The Prince/Princess: This traveler has a large budget and may only be on a short vacation.They will want to try the best eateries and don’t mind spending money on a taxi rather than experiencing overcrowding in a slow, local bus. Make clear plans before traveling with the Prince or Princess or meet up with them at the event instead of using expensive methods to get there together. It is not shameful to admit you have a smaller budget, as many backpackers do, otherwise, they may cause you to overspend.
The Risk Taker: This type of traveler doesn’t need a definite plan and is willing to sleep in a bus or under the stars if their lack of planning leaves them out of luck. These people usually have the best travel stories to tell, but endure a few uncomfortable moments to earn their narrator rights. If you are willing to uncomplainingly adapt when events do not go as planned, this is the right partner for you.
The Party Roamer: This person is more into the nightlife of a place than anything else. They love the hostel pub crawls, the clubs and the bar scene. Although this is a fun part of exploring new countries, this party traveler runs the risk of missing out on some major attractions, unique culture and daylight hours.
The Mixer-Upper: This is the most popular type of traveler, who understands the importance of doing a little bit from each category. They know that exploring other places does not call for the same activity every day and that by going out of their comfort zone and trying something new, they will grasp what makes the area distinct. This is a good partner for those who want a bit of it all.
What should I pack?
I found that anything I needed and did not bring along the way, I could find on the road. Also, I made a rule that I did not pack anything irreplaceable. My most precious possession was my camera, but since I uploaded photos along the way at internet cafes, it never had ALL of my photos on it. I also took a luxury item, an old Ipod, to listen to at night in noisy dorm rooms. My entire backpack could have been stolen and I would have survived, due to travel insurance and having no attachments to my replaceable possessions.
How long should I travel?
You should plan your trip for as long as your money will stretch, and if you are willing to work on the way, you may be able to be away for even longer. If you are nervous about missing home or friends, invite them to meet up with you during different parts of the trip or visit people you may know around the globe. There is nothing like a familiar face waiting for you when your plane lands.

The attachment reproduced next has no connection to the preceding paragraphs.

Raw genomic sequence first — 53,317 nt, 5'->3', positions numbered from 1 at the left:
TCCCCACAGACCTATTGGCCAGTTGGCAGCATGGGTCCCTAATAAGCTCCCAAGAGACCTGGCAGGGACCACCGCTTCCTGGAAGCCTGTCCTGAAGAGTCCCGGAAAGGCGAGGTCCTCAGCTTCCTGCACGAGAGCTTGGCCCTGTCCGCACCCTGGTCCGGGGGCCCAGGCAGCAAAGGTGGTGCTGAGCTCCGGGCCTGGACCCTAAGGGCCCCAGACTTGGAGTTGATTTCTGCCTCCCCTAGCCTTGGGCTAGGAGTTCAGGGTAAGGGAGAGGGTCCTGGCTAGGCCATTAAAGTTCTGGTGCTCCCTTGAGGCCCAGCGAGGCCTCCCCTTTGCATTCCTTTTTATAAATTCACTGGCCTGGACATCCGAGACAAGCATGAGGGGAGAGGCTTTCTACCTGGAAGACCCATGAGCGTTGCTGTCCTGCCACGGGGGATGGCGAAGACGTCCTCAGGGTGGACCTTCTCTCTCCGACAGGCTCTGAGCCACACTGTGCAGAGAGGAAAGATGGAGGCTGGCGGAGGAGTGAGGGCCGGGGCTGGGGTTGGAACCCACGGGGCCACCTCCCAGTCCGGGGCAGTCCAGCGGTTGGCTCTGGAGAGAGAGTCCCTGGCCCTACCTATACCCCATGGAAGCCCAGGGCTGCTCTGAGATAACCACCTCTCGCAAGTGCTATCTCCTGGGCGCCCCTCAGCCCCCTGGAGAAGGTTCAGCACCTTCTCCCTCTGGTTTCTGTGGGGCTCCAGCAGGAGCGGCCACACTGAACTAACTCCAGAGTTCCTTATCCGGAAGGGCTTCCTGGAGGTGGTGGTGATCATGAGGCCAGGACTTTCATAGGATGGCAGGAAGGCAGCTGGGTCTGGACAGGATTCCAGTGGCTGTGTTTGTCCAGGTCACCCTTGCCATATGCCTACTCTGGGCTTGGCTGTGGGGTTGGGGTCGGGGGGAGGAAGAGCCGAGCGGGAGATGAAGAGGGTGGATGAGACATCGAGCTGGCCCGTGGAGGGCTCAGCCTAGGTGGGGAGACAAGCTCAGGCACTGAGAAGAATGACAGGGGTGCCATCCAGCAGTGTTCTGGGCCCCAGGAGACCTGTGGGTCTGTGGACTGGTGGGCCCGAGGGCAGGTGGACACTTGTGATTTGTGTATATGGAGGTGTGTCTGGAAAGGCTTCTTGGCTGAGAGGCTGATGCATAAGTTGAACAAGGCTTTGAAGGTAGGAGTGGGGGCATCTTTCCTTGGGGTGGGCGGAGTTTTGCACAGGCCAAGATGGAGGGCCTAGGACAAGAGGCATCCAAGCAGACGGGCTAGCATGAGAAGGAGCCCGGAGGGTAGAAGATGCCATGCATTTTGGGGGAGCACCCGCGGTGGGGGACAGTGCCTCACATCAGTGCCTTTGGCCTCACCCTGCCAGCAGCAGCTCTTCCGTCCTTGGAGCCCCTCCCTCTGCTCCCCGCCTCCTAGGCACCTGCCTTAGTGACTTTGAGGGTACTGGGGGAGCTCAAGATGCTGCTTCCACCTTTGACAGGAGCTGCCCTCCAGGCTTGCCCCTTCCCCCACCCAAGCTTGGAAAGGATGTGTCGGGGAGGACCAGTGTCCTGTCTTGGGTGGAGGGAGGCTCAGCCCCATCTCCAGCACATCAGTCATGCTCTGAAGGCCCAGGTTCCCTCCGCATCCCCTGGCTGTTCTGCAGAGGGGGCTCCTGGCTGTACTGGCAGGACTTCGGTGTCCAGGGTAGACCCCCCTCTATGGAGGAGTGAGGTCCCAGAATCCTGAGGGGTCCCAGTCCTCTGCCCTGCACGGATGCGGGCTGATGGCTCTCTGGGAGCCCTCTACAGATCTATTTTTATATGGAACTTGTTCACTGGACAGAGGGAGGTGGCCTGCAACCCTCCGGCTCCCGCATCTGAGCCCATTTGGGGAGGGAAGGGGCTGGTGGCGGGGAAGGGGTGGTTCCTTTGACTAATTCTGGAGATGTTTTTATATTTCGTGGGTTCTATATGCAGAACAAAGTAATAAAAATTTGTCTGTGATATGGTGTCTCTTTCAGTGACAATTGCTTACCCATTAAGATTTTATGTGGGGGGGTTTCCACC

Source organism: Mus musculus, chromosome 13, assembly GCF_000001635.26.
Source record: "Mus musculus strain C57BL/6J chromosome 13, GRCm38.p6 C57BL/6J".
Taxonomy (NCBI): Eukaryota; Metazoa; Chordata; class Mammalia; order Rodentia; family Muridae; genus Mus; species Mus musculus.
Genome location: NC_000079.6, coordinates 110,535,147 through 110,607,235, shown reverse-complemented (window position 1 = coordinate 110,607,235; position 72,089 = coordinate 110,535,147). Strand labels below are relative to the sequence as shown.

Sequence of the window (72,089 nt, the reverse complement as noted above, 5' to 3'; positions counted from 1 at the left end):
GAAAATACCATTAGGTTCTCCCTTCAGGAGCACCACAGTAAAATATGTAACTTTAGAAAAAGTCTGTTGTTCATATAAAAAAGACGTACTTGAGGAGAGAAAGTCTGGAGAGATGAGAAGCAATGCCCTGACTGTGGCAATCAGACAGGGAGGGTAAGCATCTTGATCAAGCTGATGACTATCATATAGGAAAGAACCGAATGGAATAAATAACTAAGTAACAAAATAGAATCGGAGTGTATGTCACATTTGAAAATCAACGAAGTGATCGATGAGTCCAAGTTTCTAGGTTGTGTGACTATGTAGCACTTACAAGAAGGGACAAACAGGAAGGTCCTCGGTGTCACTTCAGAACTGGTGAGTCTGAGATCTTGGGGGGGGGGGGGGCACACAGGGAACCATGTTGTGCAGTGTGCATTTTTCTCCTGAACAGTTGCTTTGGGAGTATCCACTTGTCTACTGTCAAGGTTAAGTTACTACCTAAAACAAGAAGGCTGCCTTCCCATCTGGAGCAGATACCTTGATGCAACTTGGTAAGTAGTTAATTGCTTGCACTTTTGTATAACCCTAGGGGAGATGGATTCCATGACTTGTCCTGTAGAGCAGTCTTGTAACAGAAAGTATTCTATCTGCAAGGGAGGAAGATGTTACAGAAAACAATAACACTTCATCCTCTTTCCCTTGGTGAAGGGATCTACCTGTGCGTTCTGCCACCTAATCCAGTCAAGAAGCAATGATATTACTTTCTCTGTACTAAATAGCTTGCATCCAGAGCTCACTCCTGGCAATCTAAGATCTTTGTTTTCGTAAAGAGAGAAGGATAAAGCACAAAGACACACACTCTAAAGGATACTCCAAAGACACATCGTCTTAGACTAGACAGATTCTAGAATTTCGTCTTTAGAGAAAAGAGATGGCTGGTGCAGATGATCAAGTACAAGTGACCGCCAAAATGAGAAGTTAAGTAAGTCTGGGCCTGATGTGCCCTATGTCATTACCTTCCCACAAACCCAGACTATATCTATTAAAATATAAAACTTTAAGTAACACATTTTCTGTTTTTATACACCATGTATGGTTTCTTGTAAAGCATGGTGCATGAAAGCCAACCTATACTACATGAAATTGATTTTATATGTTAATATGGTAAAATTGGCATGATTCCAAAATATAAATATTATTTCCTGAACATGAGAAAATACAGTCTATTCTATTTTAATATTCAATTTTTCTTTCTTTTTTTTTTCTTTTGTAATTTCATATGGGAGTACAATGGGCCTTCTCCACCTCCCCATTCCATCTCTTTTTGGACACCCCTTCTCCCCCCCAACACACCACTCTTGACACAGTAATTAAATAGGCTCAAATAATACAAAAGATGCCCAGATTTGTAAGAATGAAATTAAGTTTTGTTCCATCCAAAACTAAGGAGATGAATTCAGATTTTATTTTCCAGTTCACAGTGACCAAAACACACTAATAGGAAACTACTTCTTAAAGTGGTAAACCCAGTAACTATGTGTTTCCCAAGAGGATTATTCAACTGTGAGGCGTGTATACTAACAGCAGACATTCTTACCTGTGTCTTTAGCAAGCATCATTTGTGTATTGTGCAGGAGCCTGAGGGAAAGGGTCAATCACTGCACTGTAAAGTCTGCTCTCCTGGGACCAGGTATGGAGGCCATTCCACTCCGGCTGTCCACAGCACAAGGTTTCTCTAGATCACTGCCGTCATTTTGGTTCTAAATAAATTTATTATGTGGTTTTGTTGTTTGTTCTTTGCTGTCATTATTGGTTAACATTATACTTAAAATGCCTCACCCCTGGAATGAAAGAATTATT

Can I change my dates and destinations with a RTW ticket once I am on the trip?
What I loved about the One World ticket is that I could call (I used Skype) and change my travel dates at any time without being charged. The destinations are finalized when booking your ticket, though, but if you’re willing to pay a fee, they can be changed as well.
What should I do in case of an emergency?
Travel Insurance is an affordable necessity on a trip such as this. You will misplace items that need to be replaced and you may even get sick or have something stolen. In any case, many incidents will barely slow you down if you have travel insurance to reimburse you. I used World Nomads, but be sure to read what is covered with your policy. My passport was stolen and was not covered, which ended up costing over $100.
If you lose your passport or get into any trouble, your country’s embassy is the place to call home. You’ll notice that because you are a citizen, you will be ushered to the front of the line at your country’s embassy and helped right away. I felt very welcome in the embassies I entered and knew that they would help in any emergency, which put me at ease.
If you are so sick that you feel you need to be hospitalized, tell a taxi to take you to the nearest doctor or hospital. The people working at your hostel or hotel will also be of great help since they have probably assisted sick travelers in the past. There are traveler insurance companies that will pay medical bills for you no matter where you are in the world, but if you are a US citizen, you will find that many other places have cheap prices for medical care and medicine. Many drugs are also available without a prescription by consulting a local pharmacist.